Physical separation should not stop you from meaningfully taking part in your little one’s life.
It’s much easier for mothers to build a bond with their child during pregnancy and in the early days, especially if they are breastfeeding. With dads, you have to form this bond more intentionally in other ways. When my daughter was born, we all lived in the same house and I was fully involved in feeding, changing nappies and playing with her, so I did bond with her really early.
Stay connected even when you don’t live together
My wife and I got divorced when our child turned five, which meant an end to the regular contact we shared. If you do not live with your newborn or toddler, I encourage you to hold, play and touch your baby as much as possible when you do visit.
Take an interest in your child’s interests
As your child gets older, she will learn and explore more and more. Exploration will inevitably come with fears and doubts of the unknown. Research shows that a father’s involvement increases a child’s confidence to keep trying. So, get out in nature and explore and expose your child to new things as much as is safely possible.
Make every weekend, every visit, an event. This does not mean go out and spend loads of money doing extravagant things. Simple things help to create a bond: going to the park, playing games outside or building blocks together at home. Encourage her to learn, to try new things. This will build her confidence, knowing that she is safe and Daddy is there.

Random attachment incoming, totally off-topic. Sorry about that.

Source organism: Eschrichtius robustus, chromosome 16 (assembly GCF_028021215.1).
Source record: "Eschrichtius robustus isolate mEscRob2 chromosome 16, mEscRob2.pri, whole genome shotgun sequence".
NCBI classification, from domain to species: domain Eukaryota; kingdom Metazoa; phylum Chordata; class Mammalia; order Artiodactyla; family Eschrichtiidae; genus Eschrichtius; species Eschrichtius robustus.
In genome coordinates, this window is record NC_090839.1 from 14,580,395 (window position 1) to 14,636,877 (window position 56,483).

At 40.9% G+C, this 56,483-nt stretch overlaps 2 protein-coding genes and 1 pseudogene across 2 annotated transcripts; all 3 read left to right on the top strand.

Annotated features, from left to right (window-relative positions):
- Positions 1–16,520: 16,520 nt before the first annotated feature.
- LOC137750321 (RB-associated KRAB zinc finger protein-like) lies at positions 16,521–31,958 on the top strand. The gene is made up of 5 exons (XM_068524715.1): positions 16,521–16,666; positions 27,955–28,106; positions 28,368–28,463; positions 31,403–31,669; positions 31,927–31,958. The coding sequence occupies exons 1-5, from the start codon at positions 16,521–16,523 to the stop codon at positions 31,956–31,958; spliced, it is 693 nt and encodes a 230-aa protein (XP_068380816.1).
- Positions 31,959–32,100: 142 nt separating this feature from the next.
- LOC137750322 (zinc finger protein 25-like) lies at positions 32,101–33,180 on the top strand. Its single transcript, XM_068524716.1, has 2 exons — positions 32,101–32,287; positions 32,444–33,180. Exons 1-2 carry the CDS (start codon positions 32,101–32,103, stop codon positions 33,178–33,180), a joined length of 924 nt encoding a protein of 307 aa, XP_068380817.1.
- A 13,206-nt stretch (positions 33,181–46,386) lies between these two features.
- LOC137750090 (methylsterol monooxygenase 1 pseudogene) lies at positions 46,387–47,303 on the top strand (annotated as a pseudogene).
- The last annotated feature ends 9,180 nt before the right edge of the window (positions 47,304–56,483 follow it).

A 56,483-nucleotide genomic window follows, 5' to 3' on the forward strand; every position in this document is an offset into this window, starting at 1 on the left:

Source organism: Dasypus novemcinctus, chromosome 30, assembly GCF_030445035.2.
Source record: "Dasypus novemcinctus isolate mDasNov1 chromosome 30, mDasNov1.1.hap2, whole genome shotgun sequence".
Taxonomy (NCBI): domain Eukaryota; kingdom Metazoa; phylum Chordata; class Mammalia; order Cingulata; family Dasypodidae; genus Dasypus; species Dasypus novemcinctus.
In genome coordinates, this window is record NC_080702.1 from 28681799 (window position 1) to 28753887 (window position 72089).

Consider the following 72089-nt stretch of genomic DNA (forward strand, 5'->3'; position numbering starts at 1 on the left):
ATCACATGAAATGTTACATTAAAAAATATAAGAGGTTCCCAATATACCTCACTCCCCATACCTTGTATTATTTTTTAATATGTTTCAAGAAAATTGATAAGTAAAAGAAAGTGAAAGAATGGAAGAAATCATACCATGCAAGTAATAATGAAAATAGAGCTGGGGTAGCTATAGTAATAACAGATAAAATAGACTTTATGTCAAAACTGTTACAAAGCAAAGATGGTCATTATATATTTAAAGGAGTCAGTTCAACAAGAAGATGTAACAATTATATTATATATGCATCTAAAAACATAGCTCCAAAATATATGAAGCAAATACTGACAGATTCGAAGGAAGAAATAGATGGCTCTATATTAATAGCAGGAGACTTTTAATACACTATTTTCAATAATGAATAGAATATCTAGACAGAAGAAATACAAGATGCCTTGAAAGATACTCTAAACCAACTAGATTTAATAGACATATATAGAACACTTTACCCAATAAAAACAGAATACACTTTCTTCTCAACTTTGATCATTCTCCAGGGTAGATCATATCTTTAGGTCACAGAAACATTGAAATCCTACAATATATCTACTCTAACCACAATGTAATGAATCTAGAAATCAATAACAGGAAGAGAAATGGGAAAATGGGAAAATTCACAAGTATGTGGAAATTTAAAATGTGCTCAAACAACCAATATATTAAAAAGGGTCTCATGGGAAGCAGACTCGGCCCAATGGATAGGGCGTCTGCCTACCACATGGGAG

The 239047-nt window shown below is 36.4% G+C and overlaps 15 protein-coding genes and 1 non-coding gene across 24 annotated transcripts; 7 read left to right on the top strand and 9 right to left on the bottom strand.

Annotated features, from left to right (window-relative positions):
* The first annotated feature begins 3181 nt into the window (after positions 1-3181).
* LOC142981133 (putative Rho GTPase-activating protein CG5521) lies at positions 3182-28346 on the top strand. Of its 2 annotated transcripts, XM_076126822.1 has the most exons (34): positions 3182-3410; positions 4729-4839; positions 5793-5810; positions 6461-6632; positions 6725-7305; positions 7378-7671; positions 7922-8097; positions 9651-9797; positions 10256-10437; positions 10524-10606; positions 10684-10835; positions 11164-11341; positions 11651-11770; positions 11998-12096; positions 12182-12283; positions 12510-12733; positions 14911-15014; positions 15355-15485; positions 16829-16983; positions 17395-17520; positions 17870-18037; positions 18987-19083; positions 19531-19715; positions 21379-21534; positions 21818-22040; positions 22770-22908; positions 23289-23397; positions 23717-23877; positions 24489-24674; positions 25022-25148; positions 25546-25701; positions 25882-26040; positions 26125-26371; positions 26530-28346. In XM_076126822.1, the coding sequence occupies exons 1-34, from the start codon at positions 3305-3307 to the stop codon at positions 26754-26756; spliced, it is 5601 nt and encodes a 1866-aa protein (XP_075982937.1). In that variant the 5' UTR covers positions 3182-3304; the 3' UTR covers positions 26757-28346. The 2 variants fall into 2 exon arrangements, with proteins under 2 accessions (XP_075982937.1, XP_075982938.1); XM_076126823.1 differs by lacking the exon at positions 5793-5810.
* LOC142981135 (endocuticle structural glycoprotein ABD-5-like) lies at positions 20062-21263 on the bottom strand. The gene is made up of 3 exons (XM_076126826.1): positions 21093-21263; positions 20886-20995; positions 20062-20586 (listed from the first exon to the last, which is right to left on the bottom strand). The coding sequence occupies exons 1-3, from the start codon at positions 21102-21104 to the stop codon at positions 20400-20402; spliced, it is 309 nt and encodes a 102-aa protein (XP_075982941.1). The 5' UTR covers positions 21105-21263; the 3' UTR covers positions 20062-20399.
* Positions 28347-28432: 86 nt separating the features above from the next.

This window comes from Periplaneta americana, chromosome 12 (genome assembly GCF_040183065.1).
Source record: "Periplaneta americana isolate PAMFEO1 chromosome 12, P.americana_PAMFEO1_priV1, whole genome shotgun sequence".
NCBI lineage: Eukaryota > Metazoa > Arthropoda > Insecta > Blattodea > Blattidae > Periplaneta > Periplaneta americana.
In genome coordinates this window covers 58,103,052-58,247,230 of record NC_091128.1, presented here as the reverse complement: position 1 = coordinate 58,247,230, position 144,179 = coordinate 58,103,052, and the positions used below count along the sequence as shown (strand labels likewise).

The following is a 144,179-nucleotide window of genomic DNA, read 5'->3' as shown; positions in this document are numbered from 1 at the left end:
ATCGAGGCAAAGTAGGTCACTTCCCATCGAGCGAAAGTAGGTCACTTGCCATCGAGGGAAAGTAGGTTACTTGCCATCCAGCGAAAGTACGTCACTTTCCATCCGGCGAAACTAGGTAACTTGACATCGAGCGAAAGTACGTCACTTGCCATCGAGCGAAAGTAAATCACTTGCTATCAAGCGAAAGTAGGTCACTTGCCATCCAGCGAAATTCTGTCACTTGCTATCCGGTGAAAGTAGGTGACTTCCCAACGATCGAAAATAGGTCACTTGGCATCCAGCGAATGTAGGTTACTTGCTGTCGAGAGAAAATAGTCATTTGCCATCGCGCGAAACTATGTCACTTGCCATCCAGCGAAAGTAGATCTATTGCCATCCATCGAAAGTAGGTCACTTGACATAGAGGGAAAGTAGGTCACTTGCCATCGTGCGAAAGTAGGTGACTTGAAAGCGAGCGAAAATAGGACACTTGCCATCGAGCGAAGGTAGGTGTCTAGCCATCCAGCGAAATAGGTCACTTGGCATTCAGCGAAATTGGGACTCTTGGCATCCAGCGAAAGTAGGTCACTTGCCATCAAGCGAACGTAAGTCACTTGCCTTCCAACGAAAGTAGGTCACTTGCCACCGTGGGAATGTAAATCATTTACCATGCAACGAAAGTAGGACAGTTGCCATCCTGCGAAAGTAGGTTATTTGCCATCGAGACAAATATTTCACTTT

My daughter is now six years old and has become very enthusiastic about exercise. So I do my best to make sure we are active together. If you’re not a “sport dad”, you could do simple things like tossing a ball together or playing hide and seek. Sport and an active lifestyle are key in a child’s development, both physically and mentally.
Communicate with your child
When you don’t live together, communication can be a challenge. I learned the hard way that little ones are not always phone people. So talking on the phone to my child was not what I expected it to be. She has a short attention span so conversations are quick and she becomes distracted. But don’t lose hope. Stay consistent and keep your promise to call when you say you will. My daughter now asks me about my day, and I make sure I give her as much detail as I can.
As a father you can foster a sense of respect in your children, for themselves and for others. You can do this by really listening to your child, even if you are not there physically. Allow them to express themselves and actively listen to them. The more open you keep the communication lines when they are young, the better the chance that this will continue when they are older.
Physical separation should not stop you from meaningfully taking part in your little one’s life. It may take some effort, but the rewards are immense.
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